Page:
Los Angeles Times @latimes Bringing L.A. to the world and the world to L.A. Subscribe now: checkout2.latimes.com/ Jun. 06, 2019 1 min read

Wendy Matney has been to the hospital enough to know a trip means thousands of dollars in bills under the family’s high-deductible health plan.

And she and her husband — struggling with more than $20,000 in medical debt — can afford no more.  https://lat.ms/2WSbMSo 

The steep rise in health insurance deductibles over the last decade has saddled insured, middle- and working-class Americans with medical bills they can’t afford, a Times examination of job-based insurance shows.  https://lat.ms/2WLNE42 

But the biggest impact has been on people like Matney who have illnesses such as diabetes, cancer and epilepsy that require regular medications and consistent care.  https://lat.ms/2WSbMSo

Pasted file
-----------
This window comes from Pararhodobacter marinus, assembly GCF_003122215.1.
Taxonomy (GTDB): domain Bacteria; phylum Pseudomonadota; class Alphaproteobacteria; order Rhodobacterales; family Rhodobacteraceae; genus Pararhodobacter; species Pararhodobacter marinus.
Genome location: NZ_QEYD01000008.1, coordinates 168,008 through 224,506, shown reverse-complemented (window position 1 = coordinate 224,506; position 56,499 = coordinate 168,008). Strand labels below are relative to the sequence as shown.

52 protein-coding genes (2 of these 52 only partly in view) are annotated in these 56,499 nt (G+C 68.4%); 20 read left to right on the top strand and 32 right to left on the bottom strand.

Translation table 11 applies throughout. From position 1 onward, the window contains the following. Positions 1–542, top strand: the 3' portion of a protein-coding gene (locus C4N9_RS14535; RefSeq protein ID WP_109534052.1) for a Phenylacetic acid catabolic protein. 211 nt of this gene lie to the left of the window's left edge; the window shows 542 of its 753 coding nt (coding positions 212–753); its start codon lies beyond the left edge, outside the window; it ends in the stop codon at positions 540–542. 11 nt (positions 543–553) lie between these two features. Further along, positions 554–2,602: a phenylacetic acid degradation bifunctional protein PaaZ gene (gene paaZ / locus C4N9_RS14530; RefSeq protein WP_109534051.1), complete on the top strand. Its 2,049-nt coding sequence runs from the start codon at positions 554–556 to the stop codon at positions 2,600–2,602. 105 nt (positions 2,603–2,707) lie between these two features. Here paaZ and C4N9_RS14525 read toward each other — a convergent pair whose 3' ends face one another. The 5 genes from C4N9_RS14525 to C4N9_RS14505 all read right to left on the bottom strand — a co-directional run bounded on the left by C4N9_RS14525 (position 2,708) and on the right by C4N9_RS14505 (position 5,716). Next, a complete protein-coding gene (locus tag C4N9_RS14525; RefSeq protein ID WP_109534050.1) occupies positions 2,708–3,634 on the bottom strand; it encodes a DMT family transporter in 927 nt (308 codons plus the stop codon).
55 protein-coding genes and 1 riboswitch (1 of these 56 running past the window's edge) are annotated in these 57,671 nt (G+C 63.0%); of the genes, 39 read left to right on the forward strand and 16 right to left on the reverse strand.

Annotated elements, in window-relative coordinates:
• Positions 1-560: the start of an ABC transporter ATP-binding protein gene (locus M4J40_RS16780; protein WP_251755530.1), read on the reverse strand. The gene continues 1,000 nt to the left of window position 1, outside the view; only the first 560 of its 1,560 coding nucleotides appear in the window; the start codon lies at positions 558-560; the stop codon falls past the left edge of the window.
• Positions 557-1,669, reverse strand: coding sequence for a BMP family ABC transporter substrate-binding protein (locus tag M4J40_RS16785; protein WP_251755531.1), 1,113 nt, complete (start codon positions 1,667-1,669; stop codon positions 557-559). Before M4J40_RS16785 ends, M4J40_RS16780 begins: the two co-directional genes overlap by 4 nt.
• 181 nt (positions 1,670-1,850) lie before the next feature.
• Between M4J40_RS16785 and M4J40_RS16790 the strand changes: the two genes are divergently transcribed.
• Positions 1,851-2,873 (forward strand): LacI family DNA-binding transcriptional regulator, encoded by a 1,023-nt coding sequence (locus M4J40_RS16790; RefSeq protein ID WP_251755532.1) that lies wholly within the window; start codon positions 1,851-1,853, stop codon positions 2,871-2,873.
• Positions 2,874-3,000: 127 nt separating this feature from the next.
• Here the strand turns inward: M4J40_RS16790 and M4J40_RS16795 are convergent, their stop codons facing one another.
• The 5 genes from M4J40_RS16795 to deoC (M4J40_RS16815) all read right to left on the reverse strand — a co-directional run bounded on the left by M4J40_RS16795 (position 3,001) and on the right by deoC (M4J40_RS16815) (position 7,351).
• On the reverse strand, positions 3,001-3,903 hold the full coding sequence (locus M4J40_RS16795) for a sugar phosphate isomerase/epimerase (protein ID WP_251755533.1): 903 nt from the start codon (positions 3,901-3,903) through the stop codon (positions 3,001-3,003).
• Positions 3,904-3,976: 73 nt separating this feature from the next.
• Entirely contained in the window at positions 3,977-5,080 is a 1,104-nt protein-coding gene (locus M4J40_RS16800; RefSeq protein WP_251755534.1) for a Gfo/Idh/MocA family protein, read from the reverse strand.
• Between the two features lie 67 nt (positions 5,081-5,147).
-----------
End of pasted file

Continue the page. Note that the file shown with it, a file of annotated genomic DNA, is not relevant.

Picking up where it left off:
Matney has a form of epilepsy that causes frequent seizures. Just a few months after her wedding, she had a major seizure. Fearing for her life, her husband called 911. An ambulance took her to a community hospital, where doctors ran tests. The bills ran to thousands of dollars.

Half of all Americans in a job-based health plan say they or an immediate family member have delayed a doctor’s appointment, not filled a prescription or postponed medical care in the last year because of cost, a Times and @KaiserFamFound survey found.  http://bit.ly/2WMBTu2 

As drug prices skyrocket and deductibles increase, sick Americans now pay thousands of dollars every year to get care they need. Those with chronic conditions are hit even harder.

Read more from @NoamLevey here:  https://lat.ms/2WSbMSo 


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